The upcoming 2014 NFL Draft reminds me a lot of the 2002 draft in the way it feels like it is shaping up. The Eagles, coming off a winning/playoff season, picked 26th that year. They selected cornerback Lito Sheppard in the 1st Round.
A playmaker at corner…seems like a plausible pursuit in 2014, too.
Sheppard had an outstanding career at Florida. He contributed to the Eagles secondary from 2002 to 2008. He emerged as one of the NFL’s best defensive playmakers in his third season, grabbing 5 INT’s, scoring 2 TD’s, and earning All-Pro honors for the Eagles in 2004. He had 6 interceptions in 2006. After 2008 amid some contractual disputes mixed with nagging injury complaints, Sheppard signed on with the Jets, the Vikings and the Raiders in successive years. But there is no denying Sheppard was a huge part of the Eagles’ team success during perhaps their greatest 5-year run ever.
I bring up the Lito Sheppard pick only to remind myself that it’s okay to select a cornerback or safety in the 1st Round— especially if they end up producing the kind of defensive impact of a young Lito. He was also a sure tackler and could come off the edge on a corner blitz. He fit the system and affected the way offenses were called by opponents.
2002 shaped up a lot like 2014 in that you had some premier quarterbacks stealing the early spotlight. Houston had the 1st pick.
The Texans picked QB David Carr out of Fresno State as #1 overall. You might say Carr was the Johnny Manziel of the QB group that year. Boom or bust? Carr ended up getting boomed and busted. In the Texans’ 4-12 season that year, Carr was sacked a record 76 times. Four more rough seasons later, Carr was shipped out of Houston.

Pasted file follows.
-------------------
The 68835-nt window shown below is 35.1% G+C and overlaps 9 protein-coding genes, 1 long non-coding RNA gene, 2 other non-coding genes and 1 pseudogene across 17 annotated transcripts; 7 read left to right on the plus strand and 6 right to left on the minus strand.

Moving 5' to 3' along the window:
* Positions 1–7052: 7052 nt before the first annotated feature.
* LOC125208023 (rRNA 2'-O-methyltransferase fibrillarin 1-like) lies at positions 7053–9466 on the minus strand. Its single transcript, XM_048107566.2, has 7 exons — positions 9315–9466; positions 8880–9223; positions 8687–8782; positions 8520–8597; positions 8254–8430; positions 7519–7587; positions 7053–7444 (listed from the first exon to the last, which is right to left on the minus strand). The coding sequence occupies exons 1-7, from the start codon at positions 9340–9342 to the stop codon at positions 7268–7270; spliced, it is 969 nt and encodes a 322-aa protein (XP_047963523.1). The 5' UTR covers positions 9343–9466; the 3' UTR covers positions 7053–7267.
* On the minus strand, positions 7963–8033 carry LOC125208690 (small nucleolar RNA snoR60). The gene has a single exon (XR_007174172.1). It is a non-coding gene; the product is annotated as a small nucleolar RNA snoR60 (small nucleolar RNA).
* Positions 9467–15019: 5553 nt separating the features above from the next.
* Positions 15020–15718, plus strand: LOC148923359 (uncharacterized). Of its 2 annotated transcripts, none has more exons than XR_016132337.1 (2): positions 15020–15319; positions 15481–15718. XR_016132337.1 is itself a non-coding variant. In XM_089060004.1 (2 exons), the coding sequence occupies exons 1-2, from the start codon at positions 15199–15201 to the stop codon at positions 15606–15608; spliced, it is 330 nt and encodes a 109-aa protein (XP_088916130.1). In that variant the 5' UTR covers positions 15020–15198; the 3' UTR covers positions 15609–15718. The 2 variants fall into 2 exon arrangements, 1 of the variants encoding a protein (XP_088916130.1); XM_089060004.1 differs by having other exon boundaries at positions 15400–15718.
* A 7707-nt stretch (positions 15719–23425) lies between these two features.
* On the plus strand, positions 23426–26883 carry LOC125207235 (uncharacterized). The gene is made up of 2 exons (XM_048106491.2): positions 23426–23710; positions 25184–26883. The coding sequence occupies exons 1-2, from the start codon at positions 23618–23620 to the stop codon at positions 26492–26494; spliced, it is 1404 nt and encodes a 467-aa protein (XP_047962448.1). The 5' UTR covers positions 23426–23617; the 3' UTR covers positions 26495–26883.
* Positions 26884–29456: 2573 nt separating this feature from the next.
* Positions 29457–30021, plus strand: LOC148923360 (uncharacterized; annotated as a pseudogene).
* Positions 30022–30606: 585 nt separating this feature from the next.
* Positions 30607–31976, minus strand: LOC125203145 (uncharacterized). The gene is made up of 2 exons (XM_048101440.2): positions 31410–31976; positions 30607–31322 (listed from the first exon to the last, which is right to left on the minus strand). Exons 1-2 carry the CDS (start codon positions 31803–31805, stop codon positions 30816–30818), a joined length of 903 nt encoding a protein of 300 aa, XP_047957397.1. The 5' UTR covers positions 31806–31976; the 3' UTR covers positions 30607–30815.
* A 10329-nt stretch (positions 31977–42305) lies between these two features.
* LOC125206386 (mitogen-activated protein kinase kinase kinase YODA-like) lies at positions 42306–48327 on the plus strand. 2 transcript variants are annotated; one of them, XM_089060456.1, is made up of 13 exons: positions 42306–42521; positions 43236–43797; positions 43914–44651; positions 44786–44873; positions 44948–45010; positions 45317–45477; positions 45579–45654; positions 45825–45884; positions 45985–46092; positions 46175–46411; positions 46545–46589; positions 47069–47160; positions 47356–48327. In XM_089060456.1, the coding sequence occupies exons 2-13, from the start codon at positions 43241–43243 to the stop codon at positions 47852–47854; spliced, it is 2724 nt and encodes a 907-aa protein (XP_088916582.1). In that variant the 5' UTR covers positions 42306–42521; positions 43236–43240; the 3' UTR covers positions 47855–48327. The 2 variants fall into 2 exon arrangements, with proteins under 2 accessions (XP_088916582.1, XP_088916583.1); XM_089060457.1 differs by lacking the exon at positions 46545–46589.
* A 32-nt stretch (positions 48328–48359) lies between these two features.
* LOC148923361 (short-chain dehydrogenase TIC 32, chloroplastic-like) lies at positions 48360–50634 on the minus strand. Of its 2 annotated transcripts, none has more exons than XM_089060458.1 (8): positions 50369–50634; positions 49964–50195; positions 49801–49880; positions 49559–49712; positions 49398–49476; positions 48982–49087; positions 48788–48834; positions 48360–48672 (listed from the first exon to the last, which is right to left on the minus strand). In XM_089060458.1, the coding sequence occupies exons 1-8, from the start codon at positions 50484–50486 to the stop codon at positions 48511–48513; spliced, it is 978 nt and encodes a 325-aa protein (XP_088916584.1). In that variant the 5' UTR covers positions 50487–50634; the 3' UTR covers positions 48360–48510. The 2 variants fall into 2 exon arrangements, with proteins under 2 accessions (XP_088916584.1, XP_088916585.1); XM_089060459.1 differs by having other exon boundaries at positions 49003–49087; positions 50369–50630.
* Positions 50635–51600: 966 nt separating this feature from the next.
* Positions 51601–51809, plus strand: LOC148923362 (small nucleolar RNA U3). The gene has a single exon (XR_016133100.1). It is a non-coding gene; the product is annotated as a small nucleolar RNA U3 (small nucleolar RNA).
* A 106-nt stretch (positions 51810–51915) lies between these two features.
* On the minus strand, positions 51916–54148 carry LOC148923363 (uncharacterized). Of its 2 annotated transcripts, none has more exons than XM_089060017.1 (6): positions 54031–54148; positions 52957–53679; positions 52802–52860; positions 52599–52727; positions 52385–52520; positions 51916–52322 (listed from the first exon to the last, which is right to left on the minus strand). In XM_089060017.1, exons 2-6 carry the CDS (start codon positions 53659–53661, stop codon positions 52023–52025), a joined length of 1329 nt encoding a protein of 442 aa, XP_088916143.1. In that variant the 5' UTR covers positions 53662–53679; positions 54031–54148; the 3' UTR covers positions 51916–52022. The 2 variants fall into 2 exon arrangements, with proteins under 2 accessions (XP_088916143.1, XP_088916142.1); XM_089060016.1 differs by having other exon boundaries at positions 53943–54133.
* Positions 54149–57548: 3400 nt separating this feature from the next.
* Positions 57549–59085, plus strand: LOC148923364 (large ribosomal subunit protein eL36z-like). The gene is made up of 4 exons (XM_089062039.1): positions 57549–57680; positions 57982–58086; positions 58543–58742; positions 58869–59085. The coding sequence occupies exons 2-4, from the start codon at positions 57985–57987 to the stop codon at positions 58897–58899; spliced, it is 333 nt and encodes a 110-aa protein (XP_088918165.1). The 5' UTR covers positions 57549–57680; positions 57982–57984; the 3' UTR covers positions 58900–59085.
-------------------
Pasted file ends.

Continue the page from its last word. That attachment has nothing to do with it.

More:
The #2 overall pick that year worked out a lot better for Carolina, who selected DE Julius Peppers out of UNC. Peppers went on to become the NFL’s Defensive Rookie of the Year.
The #3 pick went to the Detroit Lions, and they went with another highly-rated QB prospect, Joey Harrington out of Oregon. They called him “Joey Heisman” that year. Harrington got crushed that season on a 3-13 Matt Millen-era team. By 2009 Harrington was out of the league with a lifetime 26-50 record as a starter.
Somewhere in the reflections of the 2002 Draft is a lesson to be learned: When tempted by a flashy QB prospect in the 1st Round, you may be better advised to draft a defensive playmaker.
There are other examples from 2002 where a team benefited by spending their 1st Round pick on a defensive playmaker. San Diego picked CB Quentin Jammer (Texas) at #5…. Dallas picked SS Roy Williams (Oklahoma) at #8….Oakland picked CB Phillip Buchanon (Miami) at #17 and also LB Napoleon Harris (Northwestern) at #23 (Harris earned All-Rookie honors that year—he’s a state senator in Illinois now, by the way)….Baltimore picked FS Ed Reed (Miami) at #24.
Later-round bargains were the best part of the 2002 Draft, and I see that trend developing here in 2014.
The Eagles got the great Brian Westbrook (RB, Villanova) in the 3rd round.
Around the rest of the league in 2002: RB Clinton Portis (2nd round), WR Deion Branch (2nd round), RB Chester Taylor (6th round), DE Raheem Brock (7th round), WR David Givens (7th round)…
Undrafted free agent gems: LB James Harrison, S Ryan Clark, LB Bart Scott…
53 defensive backs were drafted in 2002. I expect about the same number to be drafted in 2014. I promise not to complain if the Eagles go after a playmaker at corner or safety in Round 1.